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Julia Groutsch

Kildare College (SA)

In Empowering Educators, inspiring Aussie educators share how they build and nurture entrepreneurial mindsets in schools and classrooms. Here we ask Julia Groutsh from Kildare College about her inspiration and how she creates creating authentic and connected learning experiences.

Q1: Could you give us three words that describe your life as an educator?

Eventful, energising, exhilarating. 

 Q2. What is the most important skill for young people to learn at school? What’s one way that educators (and/or caregivers) can explicitly build this skill?

Life-long learning.

I believe this is important on so many different levels, from brain development to uncovering passions and new things about yourself. Having the ability to voluntary engage in ongoing learning which is self-motivated cultivates an environment of curiosity for discovery of the self and world around us.

Ways to build life-long learning differs amongst individuals. It can start with something as simple as modelling this and range to encouraging ownership of learning and student agency, turning mistakes into opportunities, and setting goals.

 Q3: What’s one of the best learning experiences you’ve ever delivered (or seen being delivered)?

The annual Fluor Engineering Challenge.

For a bit of company fun and friendly competition, Fluor engineers challenge each other every year in a global, company-wide engineering competition. In 2015, Fluor decided to bring the spirit of their yearly employee competition to students.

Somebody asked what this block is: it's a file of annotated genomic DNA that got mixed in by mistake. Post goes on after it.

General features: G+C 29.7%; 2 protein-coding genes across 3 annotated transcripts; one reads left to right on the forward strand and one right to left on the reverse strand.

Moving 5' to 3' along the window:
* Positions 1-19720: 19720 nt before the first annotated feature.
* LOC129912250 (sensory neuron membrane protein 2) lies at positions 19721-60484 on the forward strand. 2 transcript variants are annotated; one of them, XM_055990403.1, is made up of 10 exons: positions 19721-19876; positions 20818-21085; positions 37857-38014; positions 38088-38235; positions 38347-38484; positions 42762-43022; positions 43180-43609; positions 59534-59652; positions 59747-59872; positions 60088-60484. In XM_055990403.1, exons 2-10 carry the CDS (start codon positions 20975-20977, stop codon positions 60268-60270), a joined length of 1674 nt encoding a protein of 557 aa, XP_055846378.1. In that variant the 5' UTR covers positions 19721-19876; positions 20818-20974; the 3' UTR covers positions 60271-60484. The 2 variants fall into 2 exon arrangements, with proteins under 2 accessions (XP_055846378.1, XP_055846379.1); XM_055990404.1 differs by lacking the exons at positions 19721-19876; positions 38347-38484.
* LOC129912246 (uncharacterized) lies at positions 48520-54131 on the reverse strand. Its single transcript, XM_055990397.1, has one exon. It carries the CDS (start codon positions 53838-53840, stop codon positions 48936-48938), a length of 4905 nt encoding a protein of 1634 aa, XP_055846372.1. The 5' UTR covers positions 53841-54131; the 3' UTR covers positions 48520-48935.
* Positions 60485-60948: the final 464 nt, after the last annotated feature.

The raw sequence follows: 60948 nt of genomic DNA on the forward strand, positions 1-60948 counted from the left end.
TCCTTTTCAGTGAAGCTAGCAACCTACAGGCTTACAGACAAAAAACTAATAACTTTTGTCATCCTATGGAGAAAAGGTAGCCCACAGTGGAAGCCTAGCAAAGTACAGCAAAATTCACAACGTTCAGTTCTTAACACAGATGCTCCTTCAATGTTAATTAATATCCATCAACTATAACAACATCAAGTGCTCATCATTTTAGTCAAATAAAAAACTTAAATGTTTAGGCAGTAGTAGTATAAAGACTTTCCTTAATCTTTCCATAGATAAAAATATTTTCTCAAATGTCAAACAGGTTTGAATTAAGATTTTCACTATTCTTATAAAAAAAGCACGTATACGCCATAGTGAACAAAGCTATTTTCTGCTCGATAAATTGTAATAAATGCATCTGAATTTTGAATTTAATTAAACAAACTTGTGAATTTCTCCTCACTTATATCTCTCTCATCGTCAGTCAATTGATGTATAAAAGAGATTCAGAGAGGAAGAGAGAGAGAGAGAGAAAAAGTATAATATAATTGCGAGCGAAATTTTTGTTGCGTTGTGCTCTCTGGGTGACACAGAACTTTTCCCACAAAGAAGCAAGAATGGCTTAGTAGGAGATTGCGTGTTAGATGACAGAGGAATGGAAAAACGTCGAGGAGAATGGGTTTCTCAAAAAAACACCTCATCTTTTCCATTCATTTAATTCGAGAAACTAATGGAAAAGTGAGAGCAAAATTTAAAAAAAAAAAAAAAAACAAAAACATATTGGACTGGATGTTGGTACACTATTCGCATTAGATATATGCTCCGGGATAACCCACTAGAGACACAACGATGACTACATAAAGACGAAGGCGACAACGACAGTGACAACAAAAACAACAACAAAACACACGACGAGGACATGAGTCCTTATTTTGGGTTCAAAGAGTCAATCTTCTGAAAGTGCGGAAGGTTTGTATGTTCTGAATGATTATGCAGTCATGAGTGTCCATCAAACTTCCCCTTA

The basis of this challenge is the hook used to create some start of year fun and build class comradery in the Middle Years. It also allows students to use their problem-solving skills to design, build, and test solutions. These challenges have also been adapted in our STEM Primary Partnerships program which is a student led leadership program that empowers young women in the field of STEM. The STEM student leaders in Year 9 facilitate inquiry-based activities which foster the General Capabilities to various primary school students.

Head here to see all the challenges from 2015-2022.

 Q4. One thing all teachers and school leaders wish for is more time. Can you suggest one ‘productivity hack’ to save teachers time?

I am guilty of ‘procrasti-baking’ from time to time, because I would rather be stressed with a cupcake, however, my biggest productivity hack would be the humble checklist which allows you to focus and stop multitasking.

Try this exercise to see how multitasking is the invisible time thief! 

Q5: What’s one book, website or podcast you’d recommend to educators keen to build the entrepreneurial mindsets of their students? 

If you’re after a book try The Entrepreneurial Mindset: Preparing Our Next Generation For The Future of Work by Kyle Garman.

If podcasts are more your thing try The Entrepreneurial Mindset Project by Gary Schoeniger.

Meet this week’s Empowering Educator, Julia Groutsch.

Julia Groutshc has been a science teacher for five years and the core message that underpins everything she does in and out of the classroom is “Educating the mind without educating the heart is no education at all” – Aristotle. This refers to the importance of not only focusing on developing the cognitive aspects but also all the qualities that make us human.

Currently., Julia is a Future Innovation Coach at Kildare College in South Australia. The role of a Future Innovation Coach is centred on developing school improvement in teaching and learning and focusing on incorporating contemporary and future-focused skills. They’re not only looking at what skills the students require for the jobs of the future, but also what life skills they need to support their future choices.

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